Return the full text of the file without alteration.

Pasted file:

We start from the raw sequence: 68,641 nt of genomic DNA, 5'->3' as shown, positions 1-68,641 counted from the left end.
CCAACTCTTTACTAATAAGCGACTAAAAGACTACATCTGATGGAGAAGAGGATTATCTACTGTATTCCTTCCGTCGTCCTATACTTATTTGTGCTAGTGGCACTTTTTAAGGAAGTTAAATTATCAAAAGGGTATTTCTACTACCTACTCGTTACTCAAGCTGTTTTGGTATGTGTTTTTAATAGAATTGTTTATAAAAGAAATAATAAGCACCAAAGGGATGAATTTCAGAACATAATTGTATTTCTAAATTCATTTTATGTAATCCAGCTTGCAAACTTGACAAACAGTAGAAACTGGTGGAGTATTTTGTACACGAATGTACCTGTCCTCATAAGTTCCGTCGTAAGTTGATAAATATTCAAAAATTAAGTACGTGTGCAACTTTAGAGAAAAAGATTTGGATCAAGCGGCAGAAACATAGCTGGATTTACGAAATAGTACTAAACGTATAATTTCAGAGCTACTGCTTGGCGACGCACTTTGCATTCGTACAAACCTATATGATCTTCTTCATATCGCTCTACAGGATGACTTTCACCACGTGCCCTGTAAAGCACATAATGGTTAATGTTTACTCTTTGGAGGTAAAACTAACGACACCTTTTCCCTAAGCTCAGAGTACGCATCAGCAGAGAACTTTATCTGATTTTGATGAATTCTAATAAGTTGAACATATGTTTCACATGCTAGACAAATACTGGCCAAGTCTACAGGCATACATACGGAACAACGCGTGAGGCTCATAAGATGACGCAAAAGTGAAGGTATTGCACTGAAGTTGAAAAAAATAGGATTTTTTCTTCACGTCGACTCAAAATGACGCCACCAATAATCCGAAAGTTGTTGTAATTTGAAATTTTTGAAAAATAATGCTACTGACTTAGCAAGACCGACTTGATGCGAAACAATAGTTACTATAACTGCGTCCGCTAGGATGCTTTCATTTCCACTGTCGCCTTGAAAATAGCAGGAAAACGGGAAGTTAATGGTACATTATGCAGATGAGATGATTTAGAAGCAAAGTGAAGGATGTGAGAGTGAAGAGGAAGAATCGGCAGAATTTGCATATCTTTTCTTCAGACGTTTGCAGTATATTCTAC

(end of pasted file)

We start from the raw sequence: 68,641 nt of genomic DNA, 5'->3' as shown, positions 1-68,641 counted from the left end.
CCAACTCTTTACTAATAAGCGACTAAAAGACTACATCTGATGGAGAAGAGGATTATCTACTGTATTCCTTCCGTCGTCCTATACTTATTTGTGCTAGTGGCACTTTTTAAGGAAGTTAAATTATCAAAAGGGTATTTCTACTACCTACTCGTTACTCAAGCTGTTTTGGTATGTGTTTTTAATAGAATTGTTTATAAAAGAAATAATAAGCACCAAAGGGATGAATTTCAGAACATAATTGTATTTCTAAATTCATTTTATGTAATCCAGCTTGCAAACTTGACAAACAGTAGAAACTGGTGGAGTATTTTGTACACGAATGTACCTGTCCTCATAAGTTCCGTCGTAAGTTGATAAATATTCAAAAATTAAGTACGTGTGCAACTTTAGAGAAAAAGATTTGGATCAAGCGGCAGAAACATAGCTGGATTTACGAAATAGTACTAAACGTATAATTTCAGAGCTACTGCTTGGCGACGCACTTTGCATTCGTACAAACCTATATGATCTTCTTCATATCGCTCTACAGGATGACTTTCACCACGTGCCCTGTAAAGCACATAATGGTTAATGTTTACTCTTTGGAGGTAAAACTAACGACACCTTTTCCCTAAGCTCAGAGTACGCATCAGCAGAGAACTTTATCTGATTTTGATGAATTCTAATAAGTTGAACATATGTTTCACATGCTAGACAAATACTGGCCAAGTCTACAGGCATACATACGGAACAACGCGTGAGGCTCATAAGATGACGCAAAAGTGAAGGTATTGCACTGAAGTTGAAAAAAATAGGATTTTTTCTTCACGTCGACTCAAAATGACGCCACCAATAATCCGAAAGTTGTTGTAATTTGAAATTTTTGAAAAATAATGCTACTGACTTAGCAAGACCGACTTGATGCGAAACAATAGTTACTATAACTGCGTCCGCTAGGATGCTTTCATTTCCACTGTCGCCTTGAAAATAGCAGGAAAACGGGAAGTTAATGGTACATTATGCAGATGAGATGATTTAGAAGCAAAGTGAAGGATGTGAGAGTGAAGAGGAAGAATCGGCAGAATTTGCATATCTTTTCTTCAGACGTTTGCAGTATATTCTAC